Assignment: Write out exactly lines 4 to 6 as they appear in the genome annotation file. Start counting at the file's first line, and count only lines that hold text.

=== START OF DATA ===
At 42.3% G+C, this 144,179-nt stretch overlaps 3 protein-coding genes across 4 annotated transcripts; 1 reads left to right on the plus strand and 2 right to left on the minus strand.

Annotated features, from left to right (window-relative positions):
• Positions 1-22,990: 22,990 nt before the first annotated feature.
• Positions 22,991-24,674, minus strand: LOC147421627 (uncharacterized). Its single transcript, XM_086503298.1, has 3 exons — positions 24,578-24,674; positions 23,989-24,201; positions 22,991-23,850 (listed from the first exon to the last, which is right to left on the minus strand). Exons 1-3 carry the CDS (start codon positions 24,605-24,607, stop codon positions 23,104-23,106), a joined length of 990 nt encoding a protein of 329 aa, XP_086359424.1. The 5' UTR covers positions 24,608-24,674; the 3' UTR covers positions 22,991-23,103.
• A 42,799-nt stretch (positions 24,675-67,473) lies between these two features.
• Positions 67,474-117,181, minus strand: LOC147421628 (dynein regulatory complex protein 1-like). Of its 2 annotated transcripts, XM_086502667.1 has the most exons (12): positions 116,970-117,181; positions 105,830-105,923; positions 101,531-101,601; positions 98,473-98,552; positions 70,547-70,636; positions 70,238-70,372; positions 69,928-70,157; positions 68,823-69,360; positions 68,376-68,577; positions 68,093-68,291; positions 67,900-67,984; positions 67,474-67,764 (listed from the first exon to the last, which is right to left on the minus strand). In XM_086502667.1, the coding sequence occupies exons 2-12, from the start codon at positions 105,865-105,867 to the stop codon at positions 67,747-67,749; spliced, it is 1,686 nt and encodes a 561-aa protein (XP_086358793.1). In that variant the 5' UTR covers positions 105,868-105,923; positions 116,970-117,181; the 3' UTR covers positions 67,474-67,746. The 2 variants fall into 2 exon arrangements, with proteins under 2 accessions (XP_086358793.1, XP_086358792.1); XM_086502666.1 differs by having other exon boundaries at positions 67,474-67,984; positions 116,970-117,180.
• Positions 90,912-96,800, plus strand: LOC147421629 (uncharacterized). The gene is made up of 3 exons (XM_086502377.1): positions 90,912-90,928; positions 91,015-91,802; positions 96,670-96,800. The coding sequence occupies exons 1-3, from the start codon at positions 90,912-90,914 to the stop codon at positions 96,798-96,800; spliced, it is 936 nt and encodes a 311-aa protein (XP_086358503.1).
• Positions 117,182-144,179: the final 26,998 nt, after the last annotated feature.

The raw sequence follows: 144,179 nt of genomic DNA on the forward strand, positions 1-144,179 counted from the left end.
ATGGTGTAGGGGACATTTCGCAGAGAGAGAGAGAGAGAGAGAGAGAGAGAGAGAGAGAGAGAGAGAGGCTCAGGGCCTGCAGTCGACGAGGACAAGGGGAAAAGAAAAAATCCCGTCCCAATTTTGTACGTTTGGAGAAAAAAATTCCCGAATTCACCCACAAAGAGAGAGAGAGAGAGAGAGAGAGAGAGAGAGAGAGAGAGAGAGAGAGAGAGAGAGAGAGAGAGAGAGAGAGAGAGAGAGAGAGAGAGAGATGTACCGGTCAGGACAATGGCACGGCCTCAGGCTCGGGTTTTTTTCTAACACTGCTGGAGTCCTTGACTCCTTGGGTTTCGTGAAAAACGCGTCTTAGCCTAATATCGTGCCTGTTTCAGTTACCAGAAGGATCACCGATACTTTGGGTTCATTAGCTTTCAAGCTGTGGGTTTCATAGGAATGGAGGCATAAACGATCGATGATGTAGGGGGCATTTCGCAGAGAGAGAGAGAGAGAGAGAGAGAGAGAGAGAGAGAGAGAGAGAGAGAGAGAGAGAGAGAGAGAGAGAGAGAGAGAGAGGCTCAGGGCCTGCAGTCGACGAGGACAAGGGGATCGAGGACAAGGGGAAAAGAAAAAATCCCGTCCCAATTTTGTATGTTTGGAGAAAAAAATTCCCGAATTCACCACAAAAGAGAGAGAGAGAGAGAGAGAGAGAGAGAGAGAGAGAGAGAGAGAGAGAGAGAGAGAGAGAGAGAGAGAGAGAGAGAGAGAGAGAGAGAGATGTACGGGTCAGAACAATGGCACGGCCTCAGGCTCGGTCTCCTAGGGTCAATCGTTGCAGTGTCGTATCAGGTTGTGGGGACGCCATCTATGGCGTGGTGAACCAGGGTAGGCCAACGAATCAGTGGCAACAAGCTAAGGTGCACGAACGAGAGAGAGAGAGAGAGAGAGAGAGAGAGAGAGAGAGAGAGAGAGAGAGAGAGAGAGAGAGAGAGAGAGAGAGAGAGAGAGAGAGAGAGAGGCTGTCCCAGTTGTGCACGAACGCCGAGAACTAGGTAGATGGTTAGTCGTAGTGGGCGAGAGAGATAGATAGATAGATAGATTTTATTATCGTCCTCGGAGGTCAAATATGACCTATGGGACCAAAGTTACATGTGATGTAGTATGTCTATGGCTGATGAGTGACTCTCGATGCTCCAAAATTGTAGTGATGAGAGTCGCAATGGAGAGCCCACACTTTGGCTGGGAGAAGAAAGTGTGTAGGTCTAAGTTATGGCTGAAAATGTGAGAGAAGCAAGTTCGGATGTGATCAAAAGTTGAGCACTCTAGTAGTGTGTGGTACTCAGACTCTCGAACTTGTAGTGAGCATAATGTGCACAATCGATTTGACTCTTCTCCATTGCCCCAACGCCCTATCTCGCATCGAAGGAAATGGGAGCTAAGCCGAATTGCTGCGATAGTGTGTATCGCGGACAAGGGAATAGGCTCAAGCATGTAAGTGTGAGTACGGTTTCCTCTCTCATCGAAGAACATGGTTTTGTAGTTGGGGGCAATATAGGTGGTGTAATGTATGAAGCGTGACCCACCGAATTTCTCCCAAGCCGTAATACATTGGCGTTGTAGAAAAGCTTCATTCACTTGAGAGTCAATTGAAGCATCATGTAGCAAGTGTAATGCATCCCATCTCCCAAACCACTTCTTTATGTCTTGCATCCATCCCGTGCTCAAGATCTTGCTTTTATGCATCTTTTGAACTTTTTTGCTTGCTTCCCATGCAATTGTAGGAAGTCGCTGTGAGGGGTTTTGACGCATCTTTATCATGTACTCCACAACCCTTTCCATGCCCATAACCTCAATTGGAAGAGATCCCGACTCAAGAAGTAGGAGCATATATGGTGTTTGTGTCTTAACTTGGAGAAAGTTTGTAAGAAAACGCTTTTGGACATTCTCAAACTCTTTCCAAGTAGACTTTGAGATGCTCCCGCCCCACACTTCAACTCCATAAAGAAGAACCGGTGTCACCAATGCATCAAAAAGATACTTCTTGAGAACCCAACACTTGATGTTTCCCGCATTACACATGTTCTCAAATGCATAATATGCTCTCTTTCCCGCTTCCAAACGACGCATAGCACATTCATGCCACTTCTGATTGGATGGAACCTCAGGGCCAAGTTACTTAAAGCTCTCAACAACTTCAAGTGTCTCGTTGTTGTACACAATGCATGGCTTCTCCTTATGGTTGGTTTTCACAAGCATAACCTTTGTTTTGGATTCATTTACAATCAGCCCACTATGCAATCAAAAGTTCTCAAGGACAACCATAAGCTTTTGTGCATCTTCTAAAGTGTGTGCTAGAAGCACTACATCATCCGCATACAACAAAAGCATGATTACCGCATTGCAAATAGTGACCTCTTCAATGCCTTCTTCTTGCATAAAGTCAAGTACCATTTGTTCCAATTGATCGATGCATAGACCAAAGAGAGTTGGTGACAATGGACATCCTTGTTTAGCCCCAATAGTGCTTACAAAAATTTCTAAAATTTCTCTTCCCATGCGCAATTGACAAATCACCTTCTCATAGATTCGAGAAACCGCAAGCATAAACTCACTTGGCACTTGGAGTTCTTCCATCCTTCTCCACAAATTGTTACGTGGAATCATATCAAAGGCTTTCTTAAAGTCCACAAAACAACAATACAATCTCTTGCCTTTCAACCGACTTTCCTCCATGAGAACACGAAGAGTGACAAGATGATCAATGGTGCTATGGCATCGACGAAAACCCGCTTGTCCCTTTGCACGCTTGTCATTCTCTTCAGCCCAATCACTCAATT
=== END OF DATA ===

• Positions 22,991-24,674, minus strand: LOC147421627 (uncharacterized). Its single transcript, XM_086503298.1, has 3 exons — positions 24,578-24,674; positions 23,989-24,201; positions 22,991-23,850 (listed from the first exon to the last, which is right to left on the minus strand). Exons 1-3 carry the CDS (start codon positions 24,605-24,607, stop codon positions 23,104-23,106), a joined length of 990 nt encoding a protein of 329 aa, XP_086359424.1. The 5' UTR covers positions 24,608-24,674; the 3' UTR covers positions 22,991-23,103.
• A 42,799-nt stretch (positions 24,675-67,473) lies between these two features.
• Positions 67,474-117,181, minus strand: LOC147421628 (dynein regulatory complex protein 1-like). Of its 2 annotated transcripts, XM_086502667.1 has the most exons (12): positions 116,970-117,181; positions 105,830-105,923; positions 101,531-101,601; positions 98,473-98,552; positions 70,547-70,636; positions 70,238-70,372; positions 69,928-70,157; positions 68,823-69,360; positions 68,376-68,577; positions 68,093-68,291; positions 67,900-67,984; positions 67,474-67,764 (listed from the first exon to the last, which is right to left on the minus strand). In XM_086502667.1, the coding sequence occupies exons 2-12, from the start codon at positions 105,865-105,867 to the stop codon at positions 67,747-67,749; spliced, it is 1,686 nt and encodes a 561-aa protein (XP_086358793.1). In that variant the 5' UTR covers positions 105,868-105,923; positions 116,970-117,181; the 3' UTR covers positions 67,474-67,746. The 2 variants fall into 2 exon arrangements, with proteins under 2 accessions (XP_086358793.1, XP_086358792.1); XM_086502666.1 differs by having other exon boundaries at positions 67,474-67,984; positions 116,970-117,180.